Overview Unit 3
Federalism: U.S. v. the States
After completing this session, you will be able to:
Unit 3 provides an overview of the workings of federalism in the United
States. In this unit, the complex and changeable relationship between
the national and state governments is explored. By focusing on the
conflicts between national and state powers, the unit develops a deeper
understanding of nature of governmental power in the American system.
- Explain how the Constitution distributes power between the national
and state governments.
- Describe the various types of federalism.
- Explain the changes that have occurred in the federal system
in the past 200 years.
- Summarize the part played by state governments in the contemporary
- Discuss the role of grant-in-aid programs in the American federal
- Describe the advantages and disadvantages of a federal system.
Federalism is the division of powers between a central government
and regional governments. Most developed nations experience ongoing
struggles over the relative powers of their central and regional governments.
The United States has a federal system of government where
the states and national government exercise separate powers within
their own spheres of authority. Other countries with federal systems
include Canada and Germany. In contrast, national governments in unitary
systems retain all sovereign power over state or regional governments.
An example of a unitary system is France.
The framers of the U.S. Constitution sought to create a federal system
that promotes strong national power in certain spheres, yet recognizes
that the states are sovereign in other spheres. In "Federalist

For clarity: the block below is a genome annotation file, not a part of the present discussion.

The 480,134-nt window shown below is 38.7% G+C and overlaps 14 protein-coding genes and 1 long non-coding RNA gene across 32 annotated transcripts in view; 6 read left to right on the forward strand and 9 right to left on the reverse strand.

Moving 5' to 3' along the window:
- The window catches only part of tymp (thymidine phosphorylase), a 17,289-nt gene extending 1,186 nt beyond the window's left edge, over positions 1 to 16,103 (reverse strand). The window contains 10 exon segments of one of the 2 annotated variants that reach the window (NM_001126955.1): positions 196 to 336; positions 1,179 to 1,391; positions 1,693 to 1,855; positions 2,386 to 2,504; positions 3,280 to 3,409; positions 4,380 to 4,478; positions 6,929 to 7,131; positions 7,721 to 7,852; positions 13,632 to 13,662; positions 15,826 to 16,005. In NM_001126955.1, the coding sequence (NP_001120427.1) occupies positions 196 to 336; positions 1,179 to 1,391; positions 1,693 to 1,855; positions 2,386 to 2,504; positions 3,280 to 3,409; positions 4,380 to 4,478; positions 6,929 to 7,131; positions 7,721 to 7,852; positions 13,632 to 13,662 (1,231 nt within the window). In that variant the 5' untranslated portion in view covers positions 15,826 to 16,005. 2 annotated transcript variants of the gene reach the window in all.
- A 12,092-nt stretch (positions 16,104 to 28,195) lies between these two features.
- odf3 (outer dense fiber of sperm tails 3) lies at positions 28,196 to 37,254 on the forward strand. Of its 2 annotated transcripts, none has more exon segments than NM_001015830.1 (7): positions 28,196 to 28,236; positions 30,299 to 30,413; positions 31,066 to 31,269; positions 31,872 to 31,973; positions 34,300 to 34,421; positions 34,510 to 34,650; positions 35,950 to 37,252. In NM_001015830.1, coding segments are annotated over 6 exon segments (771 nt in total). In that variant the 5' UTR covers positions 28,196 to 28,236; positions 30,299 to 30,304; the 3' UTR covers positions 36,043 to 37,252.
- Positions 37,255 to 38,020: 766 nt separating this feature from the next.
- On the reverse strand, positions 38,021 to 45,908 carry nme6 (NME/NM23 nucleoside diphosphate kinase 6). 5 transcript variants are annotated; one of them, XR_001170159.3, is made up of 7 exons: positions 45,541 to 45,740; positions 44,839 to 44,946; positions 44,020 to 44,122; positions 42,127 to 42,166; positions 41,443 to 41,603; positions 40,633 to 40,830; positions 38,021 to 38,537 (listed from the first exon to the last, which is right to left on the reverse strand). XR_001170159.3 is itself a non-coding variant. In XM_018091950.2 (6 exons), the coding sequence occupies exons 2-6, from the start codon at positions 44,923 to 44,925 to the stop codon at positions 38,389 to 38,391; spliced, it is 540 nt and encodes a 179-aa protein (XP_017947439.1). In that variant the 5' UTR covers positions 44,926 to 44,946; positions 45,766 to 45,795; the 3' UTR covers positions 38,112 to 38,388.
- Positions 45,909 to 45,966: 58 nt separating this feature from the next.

No. 46," James Madison asserted that the states and national
government "are in fact but different agents and trustees of
the people, constituted with different powers." Alexander Hamilton,
writing in "Federalist No. 28," suggested that both
levels of government would exercise authority to the citizens' benefit:
"If their [the peoples'] rights are invaded by either, they can
make use of the other as the instrument of redress." However,
it soon became clear that Hamilton and Madison had different ideas
about how the national government should work in practice. Hamilton,
along with other "federalists" including Washington, Adams,
and Marshall, sought to implement an expansive interpretation of national
powers at the states' expense. Madison, along with other "states'
rights" advocates including Thomas Jefferson, sought to bolster
The U.S. Constitution delegates specific enumerated powers
to the national government (also known as delegated powers),
while reserving other powers to the states (reserved powers).
Article VI of the Constitution declares the laws of the national government
deriving from the Constitution to be "the supreme law of the
land" which the states must obey. The Tenth Amendment to the
Constitution, a part of The Bill of Rights passed in 1791, attempts
to limit national prerogatives over the states by declaring: "The
powers not delegated to the United States by the Constitution, nor
prohibited to it by the States, are reserved to the States respectively,
or to the people."
While the Constitution carves out significant spheres of power for
the states, it also contains several potential powers for the national
government. These potential powers, also called implied powers,
include Congress's power under Article I, Section 8, to make laws
that are "necessary and proper" for carrying out its enumerated
powers. The president's constitutional role as "commander in
chief" has allowed presidents, including Lincoln, Franklin Roosevelt,
and now George W. Bush, to claim emergency powers for the national
government in times of national emergency. Finally, the Supreme Court's
original delegated powers in Article III were significantly enhanced
in the case of Marbury v. Madison (1802), where Chief Justice
John Marshall first articulated the Court's power to exercise judicial
review. Judicial review is the power to strike down as unconstitutional
acts of the national legislature and executive, as well as state actions.
A review of American history shows that the lines that divide power
between the national government and the states are blurry, and in
practice the balance of powers between the two levels of government
is constantly in flux. At the same time, certain periods of federalism
can be identified, and are often associated with creative (although
not always precise) metaphors:
- Dual federalism, also known as "layer cake federalism"